In our connected society, the lines between an organization's intranet and the Internet are blurring. Almost every...
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organization possesses some need to extend limited access to business partners, suppliers, vendors and/or customers via an extranet. In this tip, we take a look at four important strategies for securing extranets: isolation, strong authentication, granular access controls and use of adequate encryption.
Perhaps the most important step you can take when designing an extranet is to protect the network from itself. You're likely used to managing a firewall environment using the screened subnet approach with three zones: a private network, a public network and a DMZ. (For more on this, read my article, Choosing the right firewall topology.) The goal of this strategy is to isolate systems with differing levels of public access from each other. The same is true with an extranet; you need to isolate extranet systems from both the public network and the private network. You certainly don't want to expose sensitive internal systems to your business partners carte blanche. When you design your extranet, keep in mind that you want to expose only the information assets required for successful partnership.
2.) Strong authentication
The second key component of a secure extranet is the use of strong authentication techniques. Where possible, extranets should implement some form of two-factor authentication. The most likely solution where a human is involved in the authentication process is the use of a key fob token approach, such as RSA's SecurID or Secure Computing's SafeWord. If extranet communications take place between unattended servers, consider the use of digital certificates to provide an added level of confidence in the authentication process.
3.) Granular access controls
Granular access controls are essential to the secure operation of complex extranets. If your organization must interact with a number of different suppliers, customers, vendors and business partners, you need to take steps to enforce the principle of least privilege. The ideal scenario, of course, is to implement isolation to such a degree that extranet clients get access to a network zone that only contains resources they are authorized to access. However, the more complicated your extranet, the less likely it is that this approach is practical. Therefore, you should complement your strong authentication controls with granular authorization controls. Administrators should configure access lists in a manner that limits the access of each extranet client to those specific resources necessary for the partnership.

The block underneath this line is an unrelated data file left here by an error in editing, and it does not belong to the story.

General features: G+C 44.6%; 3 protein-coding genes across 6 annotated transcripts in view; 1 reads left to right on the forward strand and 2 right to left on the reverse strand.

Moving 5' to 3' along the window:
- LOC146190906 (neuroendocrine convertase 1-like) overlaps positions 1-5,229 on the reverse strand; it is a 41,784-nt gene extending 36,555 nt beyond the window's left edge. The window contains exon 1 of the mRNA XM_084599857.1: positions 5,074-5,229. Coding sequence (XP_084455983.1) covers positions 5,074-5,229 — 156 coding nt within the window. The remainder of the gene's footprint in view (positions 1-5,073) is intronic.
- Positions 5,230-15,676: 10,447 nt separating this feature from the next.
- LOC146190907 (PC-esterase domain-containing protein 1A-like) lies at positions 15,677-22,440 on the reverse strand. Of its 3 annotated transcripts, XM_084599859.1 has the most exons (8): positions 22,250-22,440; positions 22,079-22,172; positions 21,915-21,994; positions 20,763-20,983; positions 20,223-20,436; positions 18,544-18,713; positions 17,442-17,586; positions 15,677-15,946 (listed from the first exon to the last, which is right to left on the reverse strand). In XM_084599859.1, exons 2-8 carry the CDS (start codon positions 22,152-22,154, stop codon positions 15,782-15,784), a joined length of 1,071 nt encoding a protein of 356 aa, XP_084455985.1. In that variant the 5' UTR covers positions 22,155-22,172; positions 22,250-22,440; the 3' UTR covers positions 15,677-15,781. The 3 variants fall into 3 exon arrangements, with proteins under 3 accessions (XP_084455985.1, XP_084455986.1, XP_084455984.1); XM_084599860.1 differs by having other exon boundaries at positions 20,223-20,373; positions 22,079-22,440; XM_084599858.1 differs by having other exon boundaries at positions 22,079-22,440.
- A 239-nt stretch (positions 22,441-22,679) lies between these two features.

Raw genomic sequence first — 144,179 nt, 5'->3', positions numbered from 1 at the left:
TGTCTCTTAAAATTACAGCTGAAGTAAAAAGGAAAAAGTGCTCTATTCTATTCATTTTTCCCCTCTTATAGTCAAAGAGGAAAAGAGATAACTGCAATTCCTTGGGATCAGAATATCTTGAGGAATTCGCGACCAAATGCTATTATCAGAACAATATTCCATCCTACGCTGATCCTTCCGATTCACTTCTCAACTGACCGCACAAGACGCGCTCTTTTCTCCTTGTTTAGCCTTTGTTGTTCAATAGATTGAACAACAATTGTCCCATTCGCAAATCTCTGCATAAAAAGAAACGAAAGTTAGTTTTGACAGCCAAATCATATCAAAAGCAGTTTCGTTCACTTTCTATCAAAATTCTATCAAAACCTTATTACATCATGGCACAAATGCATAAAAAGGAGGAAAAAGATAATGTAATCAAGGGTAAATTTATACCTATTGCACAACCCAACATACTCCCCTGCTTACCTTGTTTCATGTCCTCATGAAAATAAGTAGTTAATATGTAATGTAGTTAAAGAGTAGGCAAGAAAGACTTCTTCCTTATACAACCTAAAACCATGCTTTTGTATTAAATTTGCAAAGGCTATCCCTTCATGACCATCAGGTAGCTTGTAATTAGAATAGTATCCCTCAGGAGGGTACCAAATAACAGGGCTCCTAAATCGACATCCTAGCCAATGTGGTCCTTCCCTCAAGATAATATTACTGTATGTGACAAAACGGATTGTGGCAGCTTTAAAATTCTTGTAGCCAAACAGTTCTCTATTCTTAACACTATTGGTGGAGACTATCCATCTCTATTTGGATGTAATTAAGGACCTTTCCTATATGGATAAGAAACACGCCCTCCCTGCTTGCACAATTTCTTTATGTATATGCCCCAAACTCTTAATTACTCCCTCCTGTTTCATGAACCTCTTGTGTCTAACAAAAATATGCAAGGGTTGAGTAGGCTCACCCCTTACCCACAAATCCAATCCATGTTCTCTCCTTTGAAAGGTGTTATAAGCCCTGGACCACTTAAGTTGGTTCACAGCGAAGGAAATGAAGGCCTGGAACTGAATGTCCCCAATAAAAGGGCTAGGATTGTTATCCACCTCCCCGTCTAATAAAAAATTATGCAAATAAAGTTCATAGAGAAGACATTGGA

Finally, extranets should make use of available encryption technology. By nature, extranets involve sharing sensitive organizational data over the Internet. Ensure that extranet clients make use of virtual private network (VPN) technology that provides strong encryption for data in transit over these unsecured networks. Also, ensure that both the VPN solution (both client and server hardware and software) and the encryption algorithm they use meet your security requirements.
Remember, the security controls outlined in this article are merely a starting point for a secure extranet design. You need to complement these controls with policies and other mechanisms that comprise basic security best practices. For example, your extranet agreements should clearly specify the security configuration standards for systems that connect to the extranet. You wouldn't want to implement the technical controls described in this tip only to have them defeated by a poorly managed user workstation that's infected by a virus!
About the author
Mike Chapple, CISSP is an IT Security Professional with the University of Notre Dame. He previously served as an information security researcher with the National Security Agency and the U.S. Air Force. Mike is a frequent contributor to SearchSecurity, a technical editor for Information Security magazine and the author of several information security titles including the CISSP Prep Guide and Information Security Illuminated.
This tip originally appeared on SearchSecurity.com.